THE DUTCH GOLDEN AGE
The 17th century was the 'Golden Age' of Dutch painting. Artists such as Johannes Vermeer, Rembrandt van Rijn and Franz Hals produced masterpieces that capture daily life, give insights into the morality of the time, show the self-confidence of scientists and politicians and capture the life of less wealthy people. Join us to explore the genres of portraiture, still life and landscapes and discover the symbolism and allegories contained in these exquisite works of art.
No prior experience of art history is necessary, and all are welcome.
NB: This course is taught online and you will be emailed a link to join in.
Week 1: Introduction to the course aims, the tutor and fellow students. We will look at the socio-political context of the Dutch Republic, and how artists worked in this context.
Week 2: Religious Art Religious imagery in the Dutch Republic provides an interesting case study, as the officially Calvinist Republic forbade grand religious iconography. With a very recent Catholic past, we will examine how religious imagery was created and received in the Republic.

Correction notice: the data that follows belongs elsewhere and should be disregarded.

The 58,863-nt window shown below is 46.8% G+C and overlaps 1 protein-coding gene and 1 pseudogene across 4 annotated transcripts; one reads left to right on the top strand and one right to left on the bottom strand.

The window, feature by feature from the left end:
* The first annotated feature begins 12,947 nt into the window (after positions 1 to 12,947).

Week 3: History Painting Ambitious artists sought to be history painters, as it was the most esteemed genre of painting. This class will examine a range of history paintings, and consider how different artists conveyed narratives through visual means.
Week 4: Portraits and Patrons In this new Dutch Republic, there was a rise in the wealthy middle class and a rising demand for art. This week we’ll look at portraits and the flourishing trade of portraits that occurred in the Dutch Golden Age.
Week 5: Rembrandt’s Self-portraits Rembrandt is known for his extensive output of painted and etched self-portraits. In this class, we will examine a range of these and how they have been interpreted throughout the years, often contributing to the ‘myth’ of Rembrandt.
Week 6: Genre Painting We look at paintings that ostensibly depict scenes of everyday life: from the chaos of a Jan Steen household, to the restrained calm of Vermeer’s women. We discuss the ‘reality effect’ of these paintings: how they appear to be true-to-life, but are constructed realities, with layers of meaning. These paintings give us some insight into the morals and virtues that concerned artists and their audiences in the Dutch Republic.
Week 7: Still life and Landscape Painting The exacting technique of Dutch painters was well suited to still life and landscape painting, which were popular in household art collections. We will look at how these paintings were not simply decorative items but spoke to moral anxiety and national pride in the Dutch Republic.
Linda is such a knowledgeable and passionate teacher. Even online, her informative lessons cover so much ground and dig deep into Art History and the societies it relates to and impacts.